Baseline intake of fruit and vegetables were lower than the recommended '5 a day' that is encouraged in the UK but was similar to that reported as 'usual' intake for adults in the UK . Although it is not surprising that those following a low CHO approach would not increase their fruit and vegetable intake over time, it is interesting that after two months of this diet, most people had not decreased their 'usual' level of fruit and vegetables. This is particularly notable given the timing of the data collection in this study. The Atkins diet only recommends a very low CHO intake (5–10 g/day) for the first few weeks of this approach so after two months, subjects may have chosen to use their CHO allowance for fruit and vegetables instead of bread and cereals. This is supported by the micronutrient profile of the Atkins dieters, who tended to have a reduction in iron and niacin, probably due to a fall in the intake of cereal and flour, which is fortified in the UK, on the low CHO diet. The significant reduction in the Atkins dieters of NSP and the generally low intake of dietary fibre overall may have implications for bowel health in the longer term.
All the other commercial diets encourage an increase in fruit and vegetables partly to increase the satiety of the meals and also to replace high fat, high sugar snacks. A significant increase in fruit and vegetables was only observed in those following the WW diet but this increase was less than one portion per day. These disappointing findings suggest that people remain resistant to the advice to 'eat more fruit and vegetables' even when they are advised to as part of a modified weight loss programme.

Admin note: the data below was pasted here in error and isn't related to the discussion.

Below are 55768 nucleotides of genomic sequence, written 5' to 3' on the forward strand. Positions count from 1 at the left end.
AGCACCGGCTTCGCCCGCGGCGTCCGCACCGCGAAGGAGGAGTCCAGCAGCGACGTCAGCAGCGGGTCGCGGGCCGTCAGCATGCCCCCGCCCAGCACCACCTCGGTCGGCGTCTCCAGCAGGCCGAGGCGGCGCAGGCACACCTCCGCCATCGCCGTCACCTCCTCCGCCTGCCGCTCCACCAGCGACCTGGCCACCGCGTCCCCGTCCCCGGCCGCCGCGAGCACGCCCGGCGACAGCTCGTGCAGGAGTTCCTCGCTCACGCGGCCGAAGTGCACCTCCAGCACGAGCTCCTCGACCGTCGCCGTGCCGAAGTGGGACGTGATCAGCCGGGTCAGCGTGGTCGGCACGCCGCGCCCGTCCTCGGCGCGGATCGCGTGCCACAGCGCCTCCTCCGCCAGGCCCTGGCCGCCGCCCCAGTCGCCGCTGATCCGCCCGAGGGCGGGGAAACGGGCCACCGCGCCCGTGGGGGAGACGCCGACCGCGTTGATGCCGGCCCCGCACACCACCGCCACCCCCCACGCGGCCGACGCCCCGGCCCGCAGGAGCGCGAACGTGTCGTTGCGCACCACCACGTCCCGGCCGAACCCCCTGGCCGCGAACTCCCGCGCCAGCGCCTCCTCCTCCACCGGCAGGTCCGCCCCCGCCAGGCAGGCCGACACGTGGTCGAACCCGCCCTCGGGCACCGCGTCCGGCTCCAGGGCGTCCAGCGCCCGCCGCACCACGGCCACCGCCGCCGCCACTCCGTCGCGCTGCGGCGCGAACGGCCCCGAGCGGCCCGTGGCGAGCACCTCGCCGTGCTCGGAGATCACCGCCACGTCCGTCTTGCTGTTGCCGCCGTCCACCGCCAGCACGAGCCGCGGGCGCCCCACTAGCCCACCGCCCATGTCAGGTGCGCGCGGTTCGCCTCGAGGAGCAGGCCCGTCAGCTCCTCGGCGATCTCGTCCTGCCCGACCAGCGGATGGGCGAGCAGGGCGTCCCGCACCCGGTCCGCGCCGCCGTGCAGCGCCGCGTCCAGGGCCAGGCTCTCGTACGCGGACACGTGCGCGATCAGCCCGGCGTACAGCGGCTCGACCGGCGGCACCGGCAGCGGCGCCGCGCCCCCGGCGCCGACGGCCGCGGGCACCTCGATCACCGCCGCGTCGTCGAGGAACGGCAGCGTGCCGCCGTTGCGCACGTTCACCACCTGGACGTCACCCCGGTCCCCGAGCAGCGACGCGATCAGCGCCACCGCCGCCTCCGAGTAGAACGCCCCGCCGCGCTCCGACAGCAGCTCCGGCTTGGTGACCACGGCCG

On the whole, micronutrient intake remained above the RNI for most nutrients on all the commercial diets even with the degree of mis-reporting of energy intake. Bearing in mind the degree of under-reporting established in this study, there is little evidence to suggest that subjects following self-selected weight reducing diets in the long term would be at risk of micronutrient deficiency. Some subjects following the Atkins diet may have been following advice and taking a daily multi-vitamin supplement which is recommended in the book but this was not analysed. Gender differences were apparent, with women tending to reduce their daily iron intake with energy restriction. Those with high iron requirements due to menstrual losses may be at risk of iron deficiency if they were dieting for long periods of time. This could occur on low either of the low fat approach and the low CHO diet. Meal replacement products that ensure adequate micronutrient provision appeared to offer an advantage in this respect.
This analysis aimed to compare the nutritional composition of a low CHO diet to low fat diets. We find little evidence of short-term detrimental effects on nutrient intake with a low CHO approach compared to a low fat approach. Folate intake was only just above recommended levels on all the diets tested, although it fell on the Atkins diet at 2 months but still met 93% of the RNI. Women planning a pregnancy would be well advised to take additional folate while following any of these weight reducing regimens. Health professionals should be aware that in the UK, fortified breakfast cereals and bread flour contribute substantially to iron and B complex vitamin intakes and when these foods are restricted, other sources of these nutrients need to be found. The assumption that low CHO diets become very high in protein due to increased consumption of meat is not substantiated by these data.
There is little published data on nutrient adequacy in those trying to lose weight. Ashley et al (2007)  reported nutrient profiles of two groups one following a meal replacement approach and the other more traditional structured low fat diet approach. Despite these groups receiving supervision by a dietitian, the traditional diet had lower intake of calcium and other minerals compared to the meal replacement group, leaving the authors to suggest some benefits of taking fortified food/drink while following an energy restricted diet.